Tuesday, April 2, 2013

running on the tundra

It's started to get warm enough lately that I have been able to go for a run out on the tundra.  My general rule of thumb is that if it's warmer than -30°C with the windchill, it's warm enough to run outside.  But it just feels so refreshing to be outside in the wilderness, working up a sweat while running on the ice, that I find myself pushing my own limits a little...what's -31°, -34°,  -39° but just a little bit colder, a little bit more of a challenge?

self portrait of me and my running gear

I had been warned that it's not easy running outside here - you tend to suck in big breaths of freezing cold air that feels like needles stabbing your lungs, or else you gotta deal with an itchy, smothering scarf that is too warm.  In the summer time, the dirt you kick up into the air adds an extra challenge to your breathing.  I also don't have the best shoes for running in the Arctic - you know, on ice.

To deal with the last problem, I bought these little rubber snow grabbers that fit over my running shoes that help grip the ice and snow, kind of like golf shoes:

Now I just have to figure out how to deal with a permanently runny nose.

Even with these bad boys, I tend to avoid the slippery icy roads and prefer to run on the frozen Arctic Ocean ice along the snowmobile tracks which offer a lot more crunchy traction. It's more scenic than running through town, anyway.

After having experienced running in both subsaharan Africa and the Arctic, I find that I much prefer running in the cold.  Also, these days I get some magnificent views while on my jogging routes.  My favourite route right now is to run along the coast line and then cut through Millionaire's Lane and trace the edge of the town along the tundra. It's about a 5 kilometre route, a neat little perimeter around town.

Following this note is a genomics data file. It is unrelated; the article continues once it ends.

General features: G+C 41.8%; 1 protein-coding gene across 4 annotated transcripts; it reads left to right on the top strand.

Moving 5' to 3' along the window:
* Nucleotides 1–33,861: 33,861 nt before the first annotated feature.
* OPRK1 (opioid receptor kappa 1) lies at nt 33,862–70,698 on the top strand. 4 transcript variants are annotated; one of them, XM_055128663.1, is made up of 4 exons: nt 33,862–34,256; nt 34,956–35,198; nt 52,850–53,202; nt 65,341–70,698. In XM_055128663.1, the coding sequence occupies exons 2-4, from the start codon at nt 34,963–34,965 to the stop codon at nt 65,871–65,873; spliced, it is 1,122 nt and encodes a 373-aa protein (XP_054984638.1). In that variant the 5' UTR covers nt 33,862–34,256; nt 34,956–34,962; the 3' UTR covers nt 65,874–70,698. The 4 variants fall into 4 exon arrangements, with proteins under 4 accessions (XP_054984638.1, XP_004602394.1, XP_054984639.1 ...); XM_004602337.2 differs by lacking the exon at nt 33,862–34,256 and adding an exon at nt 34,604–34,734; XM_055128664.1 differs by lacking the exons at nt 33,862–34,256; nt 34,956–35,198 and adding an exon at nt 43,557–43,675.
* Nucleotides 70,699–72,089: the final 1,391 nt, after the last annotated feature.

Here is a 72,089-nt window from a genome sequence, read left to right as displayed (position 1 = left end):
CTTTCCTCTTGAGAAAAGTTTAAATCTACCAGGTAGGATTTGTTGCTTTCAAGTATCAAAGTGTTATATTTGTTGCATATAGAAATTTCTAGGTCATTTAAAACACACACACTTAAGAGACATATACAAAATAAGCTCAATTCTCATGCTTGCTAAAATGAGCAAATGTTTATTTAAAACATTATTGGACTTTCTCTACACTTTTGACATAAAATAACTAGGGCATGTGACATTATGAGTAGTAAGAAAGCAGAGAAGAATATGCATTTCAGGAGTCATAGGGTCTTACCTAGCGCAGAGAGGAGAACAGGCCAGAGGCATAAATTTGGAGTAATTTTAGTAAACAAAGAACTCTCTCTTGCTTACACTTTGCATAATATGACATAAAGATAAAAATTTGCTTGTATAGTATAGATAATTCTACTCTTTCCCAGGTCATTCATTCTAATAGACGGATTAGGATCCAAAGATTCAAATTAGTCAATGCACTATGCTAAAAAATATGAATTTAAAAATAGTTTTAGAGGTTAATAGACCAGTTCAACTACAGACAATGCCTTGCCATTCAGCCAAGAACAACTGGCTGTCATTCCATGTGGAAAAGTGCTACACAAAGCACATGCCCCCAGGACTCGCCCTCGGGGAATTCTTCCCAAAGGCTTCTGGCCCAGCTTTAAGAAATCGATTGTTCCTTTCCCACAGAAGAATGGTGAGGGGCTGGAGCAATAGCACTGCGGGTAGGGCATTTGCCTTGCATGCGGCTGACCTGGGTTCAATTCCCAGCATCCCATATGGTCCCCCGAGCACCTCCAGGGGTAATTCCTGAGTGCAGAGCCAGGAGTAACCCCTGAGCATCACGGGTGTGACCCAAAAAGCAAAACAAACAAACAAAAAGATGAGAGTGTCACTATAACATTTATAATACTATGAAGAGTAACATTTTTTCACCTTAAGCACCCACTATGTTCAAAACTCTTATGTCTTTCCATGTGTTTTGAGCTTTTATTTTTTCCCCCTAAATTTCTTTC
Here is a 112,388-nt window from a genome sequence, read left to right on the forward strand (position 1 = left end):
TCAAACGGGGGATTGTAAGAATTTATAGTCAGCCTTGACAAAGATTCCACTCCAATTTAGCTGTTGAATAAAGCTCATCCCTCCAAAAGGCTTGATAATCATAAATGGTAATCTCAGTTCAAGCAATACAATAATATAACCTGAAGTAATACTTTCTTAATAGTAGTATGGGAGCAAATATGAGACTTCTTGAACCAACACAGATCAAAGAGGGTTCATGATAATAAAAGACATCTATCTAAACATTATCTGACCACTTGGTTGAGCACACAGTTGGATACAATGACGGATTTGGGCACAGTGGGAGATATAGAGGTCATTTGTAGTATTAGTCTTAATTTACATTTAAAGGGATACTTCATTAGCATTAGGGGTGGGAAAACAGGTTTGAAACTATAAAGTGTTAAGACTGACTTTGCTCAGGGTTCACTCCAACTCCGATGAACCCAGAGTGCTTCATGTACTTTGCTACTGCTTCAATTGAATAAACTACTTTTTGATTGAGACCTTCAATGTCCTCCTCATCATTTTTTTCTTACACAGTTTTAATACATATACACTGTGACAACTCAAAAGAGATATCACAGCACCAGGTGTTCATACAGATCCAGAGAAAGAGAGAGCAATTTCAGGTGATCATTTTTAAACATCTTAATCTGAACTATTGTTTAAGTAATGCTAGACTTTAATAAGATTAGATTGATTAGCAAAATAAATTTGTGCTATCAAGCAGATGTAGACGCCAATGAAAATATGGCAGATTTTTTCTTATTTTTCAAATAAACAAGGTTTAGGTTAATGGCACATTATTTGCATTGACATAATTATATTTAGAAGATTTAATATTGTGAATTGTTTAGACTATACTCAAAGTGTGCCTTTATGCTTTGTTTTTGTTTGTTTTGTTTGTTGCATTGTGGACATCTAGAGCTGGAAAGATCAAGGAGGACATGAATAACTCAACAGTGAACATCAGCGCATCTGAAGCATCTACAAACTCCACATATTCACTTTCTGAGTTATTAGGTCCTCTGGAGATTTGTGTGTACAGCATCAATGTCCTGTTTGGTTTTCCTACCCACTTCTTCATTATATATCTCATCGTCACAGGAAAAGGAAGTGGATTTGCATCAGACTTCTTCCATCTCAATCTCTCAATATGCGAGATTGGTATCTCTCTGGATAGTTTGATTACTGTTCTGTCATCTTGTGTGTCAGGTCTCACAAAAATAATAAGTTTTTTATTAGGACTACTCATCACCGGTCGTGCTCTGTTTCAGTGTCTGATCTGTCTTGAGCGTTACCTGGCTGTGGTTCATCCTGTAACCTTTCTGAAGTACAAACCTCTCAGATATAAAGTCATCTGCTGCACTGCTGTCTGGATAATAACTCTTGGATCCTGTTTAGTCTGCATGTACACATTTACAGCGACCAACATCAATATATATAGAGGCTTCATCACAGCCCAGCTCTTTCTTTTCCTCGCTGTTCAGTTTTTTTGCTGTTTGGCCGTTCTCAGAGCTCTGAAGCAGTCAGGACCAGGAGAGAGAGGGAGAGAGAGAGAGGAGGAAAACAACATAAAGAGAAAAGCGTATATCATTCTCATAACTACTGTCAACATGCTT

tundra...and a small cabin in the middle of it

cabins along the coast (and my finger in the corner)

I see some unique sights along the way too, so I let myself take a lot of breaks on my run to take photos.  Little girls in traditional Inuit coats training their new puppy to pull a sled.  Kite skiiers, letting their beautiful sails in the sky pull them toward the horizon.

if you look closely, the two black dots over the horizon are kite skiiers

On a clear day, I get a great view of Mount Pelly off in the distance.

Legend has it that Mount Pelly is the body of a giant that starved to death.  Can you see the lines that form his ribs?

Sometimes, I'll watch dogs wrestle with each other. The dogs up here in the Arctic are all tough, sturdy animals that can spend the night sleeping outside in the freezing cold. They are beautiful, magnificent creatures.  Sometimes they wander through the town without a leash and approach me.  My first instinct is to be a little scared, a throwback to the days I used to go running in the townships of Khomasdal in Namibia where there were hungry stray dogs that would bite your leg quicker than a blink, but these Arctic dogs just stop and stare at you, politely asking you if you have any meat, before running to the next thing of interest.

dog, watching me

hey buddy

The last time I went running on the ice, I discovered a new ice road.  I'm not sure where it leads, but it looked like it heads out straight into the middle of the Arctic Ocean.

It makes for a pretty invigorating yet peaceful run.  It's easy to zone out in the tundra, which means I can run for longer periods.  Sometimes I pretend I'm Atanarjuat the fast runner (except I'm not running naked and no one's trying to kill me).